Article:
The members of Las Abuelas de Plaza de Mayo en Argentina are committed to finding their lost grandchildren, stolen, they believe, by the government of their country some 30 years ago.

At least 10,000, and, some estimate, as many as 30,000 dissidents of the military dictatorship were kidnapped, tortured and killed during Argentina's Dirty War (1976-1983). They became known as Los Desaparecidos — the disappeared.

Some of the women were pregnant or were new mothers when they were captured, and their infants ended up in homes of government officials and others sympathetic to the regime. So far Las Abuelas has located more than 100 of the missing children, many who had no knowledge of their past or true identities. Some 400 remain missing.

Visit http://searchforidentitydocumentary.com for more information about the documentary. Visit http://www.uakron.edu/race/ for more information about “Rethinking Race: Black, White and Beyond” at UA.

(Consumer advisory: I have a graduate degree from UA and have taught there.)

EPSTEIN GONE

You may have seen the news of the death of Robert Hegyes, who played Epstein on "Welcome Back, Kotter." One obit is here and Hegyes' website is here. I interviewed him many years ago when I was working in Schenectady and he was touring in the Groucho Marx play. I remember him as being very formal and businesslike, almost coldly so; even though he was staying a short hop from my office, he did the interview by telephone because he was working on some other projects at the same time. But his work on "Kotter" was certainly funny. and I think of Epstein as getting more past the catchphrases and single-topic jokes than others on the show.  And he went on to other respectable work, including on "Cagney & Lacey" in its later seasons. There's an interesting take on what he meant to many viewers here.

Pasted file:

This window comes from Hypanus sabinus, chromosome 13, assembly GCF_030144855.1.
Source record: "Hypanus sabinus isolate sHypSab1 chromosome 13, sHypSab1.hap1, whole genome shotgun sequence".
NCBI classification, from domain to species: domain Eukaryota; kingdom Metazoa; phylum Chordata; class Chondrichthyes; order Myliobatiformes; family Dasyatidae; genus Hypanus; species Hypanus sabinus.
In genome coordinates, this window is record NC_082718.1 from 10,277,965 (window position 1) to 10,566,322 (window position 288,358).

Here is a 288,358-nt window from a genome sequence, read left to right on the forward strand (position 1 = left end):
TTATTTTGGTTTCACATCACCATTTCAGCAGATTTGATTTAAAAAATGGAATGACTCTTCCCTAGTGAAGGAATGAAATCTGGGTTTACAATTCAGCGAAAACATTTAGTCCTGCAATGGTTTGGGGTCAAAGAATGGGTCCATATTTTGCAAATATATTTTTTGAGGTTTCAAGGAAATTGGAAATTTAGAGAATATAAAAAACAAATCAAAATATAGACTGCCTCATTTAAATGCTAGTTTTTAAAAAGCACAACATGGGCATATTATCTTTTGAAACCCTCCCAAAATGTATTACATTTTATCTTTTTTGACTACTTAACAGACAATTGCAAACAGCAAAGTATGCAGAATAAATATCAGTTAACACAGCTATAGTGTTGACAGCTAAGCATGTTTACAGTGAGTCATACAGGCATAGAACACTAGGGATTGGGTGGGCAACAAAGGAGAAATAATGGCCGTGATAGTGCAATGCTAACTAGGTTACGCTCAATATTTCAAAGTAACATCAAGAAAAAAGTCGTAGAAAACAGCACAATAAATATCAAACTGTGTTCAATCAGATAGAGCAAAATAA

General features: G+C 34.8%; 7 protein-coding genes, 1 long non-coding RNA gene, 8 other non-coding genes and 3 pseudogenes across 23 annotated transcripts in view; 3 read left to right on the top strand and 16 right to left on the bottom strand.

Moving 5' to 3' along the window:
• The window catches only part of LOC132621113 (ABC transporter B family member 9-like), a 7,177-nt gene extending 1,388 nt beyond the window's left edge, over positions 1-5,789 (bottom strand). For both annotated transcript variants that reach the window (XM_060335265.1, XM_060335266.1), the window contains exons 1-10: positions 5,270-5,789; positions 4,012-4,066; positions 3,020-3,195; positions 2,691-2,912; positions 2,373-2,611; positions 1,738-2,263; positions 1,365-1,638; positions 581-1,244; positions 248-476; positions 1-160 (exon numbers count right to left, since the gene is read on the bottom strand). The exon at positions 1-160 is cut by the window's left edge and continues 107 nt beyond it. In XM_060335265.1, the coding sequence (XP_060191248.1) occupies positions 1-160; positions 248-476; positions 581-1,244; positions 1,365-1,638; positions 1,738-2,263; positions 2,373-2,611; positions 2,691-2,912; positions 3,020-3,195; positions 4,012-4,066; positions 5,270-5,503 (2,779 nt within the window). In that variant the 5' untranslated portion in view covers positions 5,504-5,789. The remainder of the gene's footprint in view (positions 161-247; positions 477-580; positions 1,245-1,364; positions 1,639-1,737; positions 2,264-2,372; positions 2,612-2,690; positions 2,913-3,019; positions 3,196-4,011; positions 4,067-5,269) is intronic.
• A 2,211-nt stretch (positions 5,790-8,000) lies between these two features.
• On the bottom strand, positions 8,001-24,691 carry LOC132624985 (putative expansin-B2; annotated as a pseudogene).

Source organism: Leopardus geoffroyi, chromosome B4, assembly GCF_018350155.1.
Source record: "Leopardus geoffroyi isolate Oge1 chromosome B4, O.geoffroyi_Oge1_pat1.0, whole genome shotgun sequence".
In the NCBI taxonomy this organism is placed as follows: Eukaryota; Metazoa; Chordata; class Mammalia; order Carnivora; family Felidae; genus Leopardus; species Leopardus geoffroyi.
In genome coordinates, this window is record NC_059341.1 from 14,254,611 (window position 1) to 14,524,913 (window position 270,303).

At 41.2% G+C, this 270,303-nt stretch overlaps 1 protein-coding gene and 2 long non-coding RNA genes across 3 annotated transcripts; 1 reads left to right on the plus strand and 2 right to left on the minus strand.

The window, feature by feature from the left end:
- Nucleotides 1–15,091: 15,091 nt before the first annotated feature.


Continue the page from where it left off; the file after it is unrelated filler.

ANOTHER "CSI" DEPARTURE

The two-part farewell to Willows (Marg Helgenberger) on "CSI: Crime Scene Investigation" just reminded of what the show used to be. Often displaying a coolness about science, it has gotten melodramatic more often in recent years and went full-bore for these episodes. Shootouts! Burnt bodies! Conspiracies! Betrayal! And through it all, I kept thinking that Grissom never would have approved; indeed, when it proved that bugs were a key clue in the case, I kept hoping that someone would give Gil a call. Instead, we got a seemingly elaborate plot which wasn't all that clever. (You should have been suspicious the moment we saw burned bodies. I know I was. And the CSI's should have been more so.) And Willows' farewell speech felt flat, forced. And no one can top the "I treasure you people" moments on "The Mary Tyler Moore Show."

That being said, "CSI" survived Grissom's departure, at least for me.  (It is also the only "CSI" I watch consistently.) I liked where Laurence Fishburne took his character, and am finding Ted Danson really intriguing. But the show has a tougher task in replacing Willows, not only because Helgenberger is good, but because she was a crucial link between modern Las Vegas and the old Vegas whose history keeps playing a role in the "CSI" cases. Now the link will have to be forged in some other, likely more awkward way -- that, or Willows' new job will still allow for occasional reconnections with the "CSI" gang.